The first successful soft contact lenses were developed by chemists in Czechoslovakia. In 1952, professors in the Department of Plastics at the Technical University in Prague set themselves a task of designing a new material that was optimally compatible with living tissue. They did not set out to create contact lenses, but by 1954 the team of Czech scientists had invented what is called a "hydrophilic" (for its affinity to water) gel, a polymer plastic that was suitable for eye implants. The scientists immediately recognized the new
The raw material for contact lenses is a plastic polymer. (A polymer is a blend of materials created by linking the molecules of different chemical substances.) Hard contact lenses are made of some variant of polymethyl methacrylate (PMMA). Soft contact lenses are made of a polymer such as poly hydroxyethyl methacrylate (pHEMA) that has hydrophilic qualities, that is, it can soak up water and still retain its shape and optic functions. The science of lens material is always being updated by lens manufacturers, and the specific material of any contact lens may differ depending on the maker.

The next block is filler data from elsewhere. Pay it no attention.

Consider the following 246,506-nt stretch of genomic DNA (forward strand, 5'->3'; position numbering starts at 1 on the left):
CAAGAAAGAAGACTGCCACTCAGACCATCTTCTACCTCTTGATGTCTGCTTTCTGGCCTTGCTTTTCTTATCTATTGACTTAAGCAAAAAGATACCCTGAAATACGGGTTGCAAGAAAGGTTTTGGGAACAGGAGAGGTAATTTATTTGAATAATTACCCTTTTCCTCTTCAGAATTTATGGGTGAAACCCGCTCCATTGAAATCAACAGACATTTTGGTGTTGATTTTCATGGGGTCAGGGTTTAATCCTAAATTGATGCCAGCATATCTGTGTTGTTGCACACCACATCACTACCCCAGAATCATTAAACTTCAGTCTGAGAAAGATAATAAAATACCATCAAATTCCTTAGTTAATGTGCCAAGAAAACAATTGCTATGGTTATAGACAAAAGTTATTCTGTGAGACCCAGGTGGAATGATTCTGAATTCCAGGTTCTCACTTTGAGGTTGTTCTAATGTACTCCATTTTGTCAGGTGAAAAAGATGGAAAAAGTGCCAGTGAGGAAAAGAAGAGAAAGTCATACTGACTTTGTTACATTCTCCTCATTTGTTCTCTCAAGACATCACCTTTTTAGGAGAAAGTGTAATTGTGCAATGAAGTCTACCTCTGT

Contact lenses may be produced by cutting a blank on a lathe, or by a molding process. The forming of the lens involves shaping the plastic into specified curvatures. The major curves of the lens are named the central anterior curve (CAC) and the central posterior curve (CPC). The CAC refers to the overall curve of the side of the lens that faces out. This outer contour produces the correct refractive change to fit the patient's visual needs. The CPC is the concave inner side of the lens. This conforms to the measurements of the patient's eye. Usually these two curves are formed first, and the lens is then called semi-finished. The lens is deemed finished when peripheral and intermediate curves are formed, and the edge is shaped.
1 Molding the lens can be carried out in several different ways. The
lenses first developed in Prague were spin-cast. Three different fluids
were poured into open rotating molds. The outside curvature of the lens
was shaped by the mold, and the inside curvature was formed according to
the speed of the rotation of the mold. The centrifugal force of the
spinning mold led to the polymerization of the fluids so that the
molecular chains linked to form the required hydrophilic plastic. A more
2 The initial forming of the lens can also be done by cutting on a
lathe. First a blank is made. The blank is a circle only slightly larger
than the size of the finished lens. This can be cut from a plastic rod,